Week 13 – Artist Conversation – Shahrzad Ahrar

Shahrzad Ahrar transferred to CSULB to get her Masters in Fine Art and Graphic Design. She said when she got accepted into this program she thought it was interesting because it’s a program that she had to plan everything out, chose her thesis, and move on toward making projects based on her thesis. She said she has always been interested in art since a child and took many art classes during high school. Shahrzad migrated to America from Iran to escape the war in her home country. Her collection “Wake” was based on a few of her acquaintances and friends who have also migrated to the United States. She created art that was based on their stories through interviews, paintings, and more. Some of her artwork was a wallpaper fabric and design where behind some of the prints you can hear the story of the people she interviewed on migrating to the United States. For the kaleidoscope she made, they were used to represent the different major events in these immigrants lives. She used colorful objects inside the kaleidoscope to which she used those little objects as representation of the other immigrants stories. Some of these objects were money, holiday symbols, gender symbols and much more.


I really enjoyed this collection because it was interactive with the audience and I think it makes the viewing experience more pleasurable by using more than 1 of the 5 senses. I also liked the bowl that said to take a piece of the experience with you.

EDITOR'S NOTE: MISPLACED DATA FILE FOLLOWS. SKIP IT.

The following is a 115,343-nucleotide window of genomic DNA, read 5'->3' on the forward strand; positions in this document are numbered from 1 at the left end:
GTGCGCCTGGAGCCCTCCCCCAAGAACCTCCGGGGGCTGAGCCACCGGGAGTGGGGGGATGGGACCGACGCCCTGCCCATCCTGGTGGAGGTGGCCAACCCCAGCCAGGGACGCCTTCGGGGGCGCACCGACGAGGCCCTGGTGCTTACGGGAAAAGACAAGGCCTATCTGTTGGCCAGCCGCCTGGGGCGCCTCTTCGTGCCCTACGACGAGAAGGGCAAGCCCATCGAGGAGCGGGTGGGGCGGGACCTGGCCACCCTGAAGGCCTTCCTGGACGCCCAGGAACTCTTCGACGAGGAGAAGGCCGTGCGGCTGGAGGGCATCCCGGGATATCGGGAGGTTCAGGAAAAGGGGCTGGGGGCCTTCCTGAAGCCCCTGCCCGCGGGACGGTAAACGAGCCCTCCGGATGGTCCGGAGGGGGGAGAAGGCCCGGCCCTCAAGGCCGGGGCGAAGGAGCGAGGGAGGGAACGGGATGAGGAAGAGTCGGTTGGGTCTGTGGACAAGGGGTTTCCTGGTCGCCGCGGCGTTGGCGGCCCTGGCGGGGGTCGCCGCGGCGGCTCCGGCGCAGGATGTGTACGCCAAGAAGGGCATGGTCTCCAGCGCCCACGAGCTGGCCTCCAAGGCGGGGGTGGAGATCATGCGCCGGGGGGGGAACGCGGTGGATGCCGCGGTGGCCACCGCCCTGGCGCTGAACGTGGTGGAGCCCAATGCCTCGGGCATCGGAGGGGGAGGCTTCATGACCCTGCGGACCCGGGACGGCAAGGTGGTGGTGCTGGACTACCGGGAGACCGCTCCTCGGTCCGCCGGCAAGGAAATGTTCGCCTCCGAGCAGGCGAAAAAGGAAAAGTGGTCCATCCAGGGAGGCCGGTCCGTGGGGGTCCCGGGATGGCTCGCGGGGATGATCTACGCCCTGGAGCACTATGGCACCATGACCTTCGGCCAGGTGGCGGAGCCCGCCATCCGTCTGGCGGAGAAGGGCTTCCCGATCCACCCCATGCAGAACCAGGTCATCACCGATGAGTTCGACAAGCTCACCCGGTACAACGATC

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Week 4: Artists Conversation: Tidawhitney Lek, Emily Hernandez, & Jamie Strassenburg

“Disposable Thoughts” -Tidawhitney Lek & Daniel A. Rivera Echeverria
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The idea behind “Disposable Thoughts” is how we dispose our thoughts to the world. The napkins are a collection of thoughts we expose or dispose. The napkins are represented as a reminiscent storytelling of our history. As I interviewed Tidawhitney she had a lot to say about this masterpiece. She said what’s on the napkins are thoughts. She strongly believed that thoughts keeps one unfocused and emotional. The medium she used was napkins. This piece is made of 1,000 napkins that were sewn together. She said the most difficult part of this piece was sewing the napkins together and installing it in the gallery especially because it was so fragile and could tear at any moment. When this piece was installed, figuring out how the audience was going to see it was a challenge too. She said Daniel Rivera proposed how to display the piece, and that was to display it as a tunnel. Sewing and installing this artwork both took about 35 hours.

Emily Hernandez’s oil collection:
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Emily Hernandez painted a self portrait of herself which took over 20 hours. Her next painting is called “The Split” of two cats eating noodles.

“Inuit Mythos” -Jamie Strassenburg
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Intuit Mythos was inspired by Native American art. This piece shown is called “Pukimna”. “Pukimna” was the guardian of caribou herds. To see and learn more about Jamie Strassenburg’s artwork, her website is http://www.jamiedraws.com/

Although I did not have a conversation with these two artists I still wanted to share their incredible artwork:
“Women in Bathtub” -Hu Zichao, Medium: Oil on canvas
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“A Peeking Black Cat” -Lui Yimiao. Medium: Color pencil on paper
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